6. If the “Athletic Graduation Rates” link is listed, follow it to confirm that it takes you to the current SRTK Athletic Graduation Rates Report for your institution. You should also check that your Report contains the necessary data (as shown in the sample report). Menlo’s link on College Navigator directs you to the website shown below. If your institution’s link does not lead to the SRTK Athletic Graduation Rate Report or the necessary data aren’t included, your institution may not be in compliance.6 - College Navigator school look-up walk-through

Uh oh. . . What Do We Do If We’re Not in Compliance?

If your institution has missed the deadline for 2020, it’s important to get into compliance quickly. Here is a sample of what the report should look like. A quick Google will show you that the presentation of the data can vary a little. But most follow a very similar format. The easiest way to comply with the posting requirement is to share the information via a link or text on your website.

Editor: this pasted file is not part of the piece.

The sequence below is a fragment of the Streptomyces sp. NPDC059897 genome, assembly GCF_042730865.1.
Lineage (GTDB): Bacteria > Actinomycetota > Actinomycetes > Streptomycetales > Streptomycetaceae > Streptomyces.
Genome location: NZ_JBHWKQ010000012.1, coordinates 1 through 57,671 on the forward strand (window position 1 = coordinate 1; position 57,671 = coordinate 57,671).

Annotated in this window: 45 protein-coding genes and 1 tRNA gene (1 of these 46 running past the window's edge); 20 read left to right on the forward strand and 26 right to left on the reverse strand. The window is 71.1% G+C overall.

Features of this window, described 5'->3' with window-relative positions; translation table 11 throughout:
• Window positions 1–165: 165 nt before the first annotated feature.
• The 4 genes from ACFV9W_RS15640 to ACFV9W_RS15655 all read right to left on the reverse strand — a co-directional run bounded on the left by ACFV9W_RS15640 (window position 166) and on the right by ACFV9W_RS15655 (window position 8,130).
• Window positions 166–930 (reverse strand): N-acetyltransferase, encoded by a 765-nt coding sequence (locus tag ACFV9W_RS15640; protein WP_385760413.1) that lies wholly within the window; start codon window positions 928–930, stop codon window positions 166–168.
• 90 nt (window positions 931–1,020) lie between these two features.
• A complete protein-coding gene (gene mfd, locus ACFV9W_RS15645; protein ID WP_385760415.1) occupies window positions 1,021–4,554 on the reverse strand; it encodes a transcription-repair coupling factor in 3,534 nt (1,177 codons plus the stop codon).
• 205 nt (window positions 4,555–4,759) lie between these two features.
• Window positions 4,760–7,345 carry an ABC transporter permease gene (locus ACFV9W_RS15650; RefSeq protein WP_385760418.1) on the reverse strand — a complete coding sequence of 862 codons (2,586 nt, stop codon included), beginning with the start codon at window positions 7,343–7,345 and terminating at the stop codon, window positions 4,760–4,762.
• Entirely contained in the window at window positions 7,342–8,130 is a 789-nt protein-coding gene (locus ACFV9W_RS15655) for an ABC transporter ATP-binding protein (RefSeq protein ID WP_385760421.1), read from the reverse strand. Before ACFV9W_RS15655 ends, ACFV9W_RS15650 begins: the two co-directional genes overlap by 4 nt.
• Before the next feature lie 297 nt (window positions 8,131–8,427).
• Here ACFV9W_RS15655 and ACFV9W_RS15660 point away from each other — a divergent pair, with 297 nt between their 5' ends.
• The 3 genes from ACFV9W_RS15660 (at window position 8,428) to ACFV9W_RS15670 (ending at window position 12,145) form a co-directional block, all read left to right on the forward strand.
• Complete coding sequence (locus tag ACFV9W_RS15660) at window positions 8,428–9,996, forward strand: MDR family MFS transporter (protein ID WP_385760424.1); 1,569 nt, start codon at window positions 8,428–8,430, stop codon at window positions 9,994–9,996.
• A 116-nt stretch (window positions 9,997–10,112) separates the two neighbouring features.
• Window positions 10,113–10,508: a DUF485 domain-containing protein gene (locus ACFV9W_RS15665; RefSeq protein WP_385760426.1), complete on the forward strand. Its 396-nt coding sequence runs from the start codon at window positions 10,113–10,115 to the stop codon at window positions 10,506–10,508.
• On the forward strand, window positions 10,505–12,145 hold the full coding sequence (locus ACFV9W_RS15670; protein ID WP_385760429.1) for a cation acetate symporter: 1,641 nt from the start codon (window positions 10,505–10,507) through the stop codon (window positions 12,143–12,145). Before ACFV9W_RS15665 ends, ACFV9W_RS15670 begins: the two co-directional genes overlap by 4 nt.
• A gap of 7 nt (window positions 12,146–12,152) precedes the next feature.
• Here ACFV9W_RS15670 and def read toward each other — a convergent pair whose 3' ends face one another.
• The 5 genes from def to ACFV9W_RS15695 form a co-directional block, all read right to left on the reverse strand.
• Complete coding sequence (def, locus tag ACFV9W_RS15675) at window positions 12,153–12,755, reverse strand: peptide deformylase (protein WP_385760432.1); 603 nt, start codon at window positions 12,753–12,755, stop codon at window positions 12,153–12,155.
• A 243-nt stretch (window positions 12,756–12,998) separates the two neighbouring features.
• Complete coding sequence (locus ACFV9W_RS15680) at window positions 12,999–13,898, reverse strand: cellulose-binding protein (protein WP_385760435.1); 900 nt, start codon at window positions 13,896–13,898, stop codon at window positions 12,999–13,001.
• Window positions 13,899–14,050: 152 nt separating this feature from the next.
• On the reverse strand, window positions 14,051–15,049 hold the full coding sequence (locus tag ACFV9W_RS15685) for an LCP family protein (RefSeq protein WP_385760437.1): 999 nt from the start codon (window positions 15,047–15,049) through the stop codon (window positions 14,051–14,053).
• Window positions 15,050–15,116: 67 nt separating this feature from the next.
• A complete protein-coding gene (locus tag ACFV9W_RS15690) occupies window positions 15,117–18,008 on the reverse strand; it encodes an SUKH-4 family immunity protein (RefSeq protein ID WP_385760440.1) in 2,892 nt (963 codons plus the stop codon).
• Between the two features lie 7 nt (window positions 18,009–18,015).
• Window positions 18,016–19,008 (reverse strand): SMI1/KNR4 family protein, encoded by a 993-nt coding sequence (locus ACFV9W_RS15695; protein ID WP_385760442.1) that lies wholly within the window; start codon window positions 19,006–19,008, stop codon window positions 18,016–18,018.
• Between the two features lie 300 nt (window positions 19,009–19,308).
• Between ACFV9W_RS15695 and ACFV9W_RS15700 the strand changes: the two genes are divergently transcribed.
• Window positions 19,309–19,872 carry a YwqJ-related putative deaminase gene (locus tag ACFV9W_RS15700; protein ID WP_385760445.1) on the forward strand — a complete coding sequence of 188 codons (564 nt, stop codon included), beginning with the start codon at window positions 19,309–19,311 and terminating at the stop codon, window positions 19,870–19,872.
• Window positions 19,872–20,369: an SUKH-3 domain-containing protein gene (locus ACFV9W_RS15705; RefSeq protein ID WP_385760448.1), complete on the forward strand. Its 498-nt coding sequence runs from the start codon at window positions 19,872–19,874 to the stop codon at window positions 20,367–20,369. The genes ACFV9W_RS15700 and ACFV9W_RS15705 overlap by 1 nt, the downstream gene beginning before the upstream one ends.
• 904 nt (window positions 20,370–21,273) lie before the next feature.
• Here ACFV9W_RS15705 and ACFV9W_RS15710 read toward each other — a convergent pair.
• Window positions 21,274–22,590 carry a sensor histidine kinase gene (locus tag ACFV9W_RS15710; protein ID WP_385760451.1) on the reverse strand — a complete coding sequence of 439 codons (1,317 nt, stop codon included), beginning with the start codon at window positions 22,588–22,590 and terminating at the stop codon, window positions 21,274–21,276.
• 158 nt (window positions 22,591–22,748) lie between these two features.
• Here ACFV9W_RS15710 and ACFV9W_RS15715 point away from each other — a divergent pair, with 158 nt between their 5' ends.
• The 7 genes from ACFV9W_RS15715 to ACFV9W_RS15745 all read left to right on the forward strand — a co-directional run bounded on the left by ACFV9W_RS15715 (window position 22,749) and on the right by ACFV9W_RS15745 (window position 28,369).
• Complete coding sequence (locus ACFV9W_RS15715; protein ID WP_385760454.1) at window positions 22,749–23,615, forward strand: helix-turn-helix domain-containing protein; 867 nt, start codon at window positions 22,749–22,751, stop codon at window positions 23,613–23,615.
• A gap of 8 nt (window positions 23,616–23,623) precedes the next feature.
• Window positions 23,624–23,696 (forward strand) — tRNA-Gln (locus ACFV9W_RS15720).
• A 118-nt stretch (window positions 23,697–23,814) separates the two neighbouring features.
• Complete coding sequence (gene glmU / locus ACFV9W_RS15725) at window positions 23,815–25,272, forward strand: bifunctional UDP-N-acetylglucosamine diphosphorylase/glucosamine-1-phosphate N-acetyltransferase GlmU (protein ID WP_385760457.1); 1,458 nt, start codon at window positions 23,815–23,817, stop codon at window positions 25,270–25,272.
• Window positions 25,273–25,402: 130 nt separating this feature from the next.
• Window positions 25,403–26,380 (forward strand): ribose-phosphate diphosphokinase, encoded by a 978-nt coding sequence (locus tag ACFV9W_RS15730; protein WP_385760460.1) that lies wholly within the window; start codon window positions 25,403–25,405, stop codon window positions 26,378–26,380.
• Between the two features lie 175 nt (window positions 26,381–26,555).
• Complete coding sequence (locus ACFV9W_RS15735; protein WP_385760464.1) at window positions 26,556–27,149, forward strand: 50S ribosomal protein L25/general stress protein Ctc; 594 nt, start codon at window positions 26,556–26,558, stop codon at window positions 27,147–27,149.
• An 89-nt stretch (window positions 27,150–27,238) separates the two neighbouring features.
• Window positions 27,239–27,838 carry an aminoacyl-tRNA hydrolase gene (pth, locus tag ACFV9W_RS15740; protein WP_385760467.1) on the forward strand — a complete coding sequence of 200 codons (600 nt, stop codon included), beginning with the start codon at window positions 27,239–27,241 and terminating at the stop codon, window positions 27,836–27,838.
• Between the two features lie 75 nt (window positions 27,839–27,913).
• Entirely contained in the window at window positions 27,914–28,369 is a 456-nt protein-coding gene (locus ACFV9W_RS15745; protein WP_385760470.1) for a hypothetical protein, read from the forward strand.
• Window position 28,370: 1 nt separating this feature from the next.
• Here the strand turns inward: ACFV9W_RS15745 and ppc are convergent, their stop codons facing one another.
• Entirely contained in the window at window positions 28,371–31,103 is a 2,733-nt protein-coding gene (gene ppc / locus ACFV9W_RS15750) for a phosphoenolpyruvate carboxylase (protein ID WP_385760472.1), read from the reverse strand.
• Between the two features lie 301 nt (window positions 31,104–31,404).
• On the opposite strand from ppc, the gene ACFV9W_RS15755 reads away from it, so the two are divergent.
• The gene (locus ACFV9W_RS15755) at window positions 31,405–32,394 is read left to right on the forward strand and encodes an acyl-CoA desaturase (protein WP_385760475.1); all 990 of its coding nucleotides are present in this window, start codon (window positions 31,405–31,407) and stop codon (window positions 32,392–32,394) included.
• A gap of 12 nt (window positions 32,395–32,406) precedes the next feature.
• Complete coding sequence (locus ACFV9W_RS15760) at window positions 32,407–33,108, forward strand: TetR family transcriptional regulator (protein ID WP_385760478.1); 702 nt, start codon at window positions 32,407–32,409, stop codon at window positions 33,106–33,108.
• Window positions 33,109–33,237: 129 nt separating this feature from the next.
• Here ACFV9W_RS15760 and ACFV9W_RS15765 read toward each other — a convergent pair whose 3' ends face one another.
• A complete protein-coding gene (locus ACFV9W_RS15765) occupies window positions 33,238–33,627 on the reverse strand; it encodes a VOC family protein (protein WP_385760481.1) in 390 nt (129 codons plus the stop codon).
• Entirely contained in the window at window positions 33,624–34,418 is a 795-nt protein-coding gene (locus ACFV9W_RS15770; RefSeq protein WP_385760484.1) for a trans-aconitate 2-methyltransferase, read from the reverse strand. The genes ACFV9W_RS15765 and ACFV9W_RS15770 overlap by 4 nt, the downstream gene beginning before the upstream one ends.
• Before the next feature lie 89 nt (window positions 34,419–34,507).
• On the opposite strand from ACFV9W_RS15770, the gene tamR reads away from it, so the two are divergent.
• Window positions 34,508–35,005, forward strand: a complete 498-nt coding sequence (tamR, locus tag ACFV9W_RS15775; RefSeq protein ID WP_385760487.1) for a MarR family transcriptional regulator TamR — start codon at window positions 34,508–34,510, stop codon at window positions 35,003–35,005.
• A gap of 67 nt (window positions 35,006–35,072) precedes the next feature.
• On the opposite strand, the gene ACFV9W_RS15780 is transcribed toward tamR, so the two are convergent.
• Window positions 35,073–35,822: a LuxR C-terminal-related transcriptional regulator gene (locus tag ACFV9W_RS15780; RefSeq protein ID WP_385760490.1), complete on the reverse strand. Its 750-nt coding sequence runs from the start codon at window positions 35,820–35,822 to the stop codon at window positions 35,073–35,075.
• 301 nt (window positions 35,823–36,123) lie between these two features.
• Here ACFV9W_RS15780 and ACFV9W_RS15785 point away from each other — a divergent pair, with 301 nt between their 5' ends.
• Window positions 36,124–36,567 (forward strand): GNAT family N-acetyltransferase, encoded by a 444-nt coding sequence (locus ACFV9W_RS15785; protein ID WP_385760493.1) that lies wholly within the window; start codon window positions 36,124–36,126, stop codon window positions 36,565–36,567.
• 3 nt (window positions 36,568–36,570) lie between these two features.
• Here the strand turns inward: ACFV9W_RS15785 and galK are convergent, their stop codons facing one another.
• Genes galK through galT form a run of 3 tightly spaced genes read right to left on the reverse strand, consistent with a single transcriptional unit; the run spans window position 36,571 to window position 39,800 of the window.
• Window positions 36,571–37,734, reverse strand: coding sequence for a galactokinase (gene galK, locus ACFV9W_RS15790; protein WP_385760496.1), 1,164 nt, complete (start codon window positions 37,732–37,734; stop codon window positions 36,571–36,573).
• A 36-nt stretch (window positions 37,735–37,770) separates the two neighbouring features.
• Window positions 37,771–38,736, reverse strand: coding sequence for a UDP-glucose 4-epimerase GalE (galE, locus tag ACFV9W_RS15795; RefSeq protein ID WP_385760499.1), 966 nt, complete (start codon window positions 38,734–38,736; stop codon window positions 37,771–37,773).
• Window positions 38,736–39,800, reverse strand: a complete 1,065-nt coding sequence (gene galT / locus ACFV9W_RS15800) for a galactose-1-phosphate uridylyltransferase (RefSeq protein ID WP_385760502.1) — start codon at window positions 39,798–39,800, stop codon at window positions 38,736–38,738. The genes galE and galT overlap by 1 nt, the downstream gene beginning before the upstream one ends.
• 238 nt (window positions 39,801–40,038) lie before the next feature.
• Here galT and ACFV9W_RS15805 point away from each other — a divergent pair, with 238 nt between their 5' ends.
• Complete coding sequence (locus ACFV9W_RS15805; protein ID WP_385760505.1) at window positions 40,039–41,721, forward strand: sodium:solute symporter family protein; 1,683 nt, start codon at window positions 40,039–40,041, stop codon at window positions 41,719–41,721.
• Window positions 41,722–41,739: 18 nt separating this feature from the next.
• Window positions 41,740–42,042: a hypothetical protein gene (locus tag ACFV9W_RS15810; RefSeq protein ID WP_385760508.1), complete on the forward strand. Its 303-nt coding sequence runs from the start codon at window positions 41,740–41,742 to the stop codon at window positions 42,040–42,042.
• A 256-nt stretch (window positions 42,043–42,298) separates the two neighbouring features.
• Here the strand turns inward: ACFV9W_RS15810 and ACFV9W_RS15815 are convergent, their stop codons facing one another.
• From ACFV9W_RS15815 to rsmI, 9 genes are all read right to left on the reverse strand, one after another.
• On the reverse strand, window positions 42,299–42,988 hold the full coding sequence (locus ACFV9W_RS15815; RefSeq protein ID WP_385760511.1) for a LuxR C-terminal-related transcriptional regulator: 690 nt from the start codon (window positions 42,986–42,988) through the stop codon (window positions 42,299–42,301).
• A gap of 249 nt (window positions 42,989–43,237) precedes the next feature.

Track and field runners racing representing student athletes

If your institution has missed the deadline, you’re probably feeling unsure about where to start. Or maybe you’re feeling like your institution would benefit from a friendly review and critique of your IPEDS submissions. If so, the IEHE offers a specific service to help institutions do the reporting in accordance with federal regulations. Our team’s IPEDS expertise, combined with our core values of improving efficiency and enhancing effectiveness, can help your institution find ways to improve the process and your reporting accuracy. Contact us to learn more.

Visit our Student Right-to-Know Athletic Graduation Rate page to find out more about the annual reporting services we offer:

  • learn how to access your institution’s current public SRTK Athletic Graduation Rate website,
  • obtain a complimentary review of your institution’s current report, and
  • get information on pricing and more.



The Institute for Effectiveness in Higher Education (IEHE) innovates and improves higher education standards through our strategic research, publicly available resources, and partnerships with colleges and universities. We provide extensive expertise on data strategy, IPEDS, institutional research and student success to drive institutional effectiveness.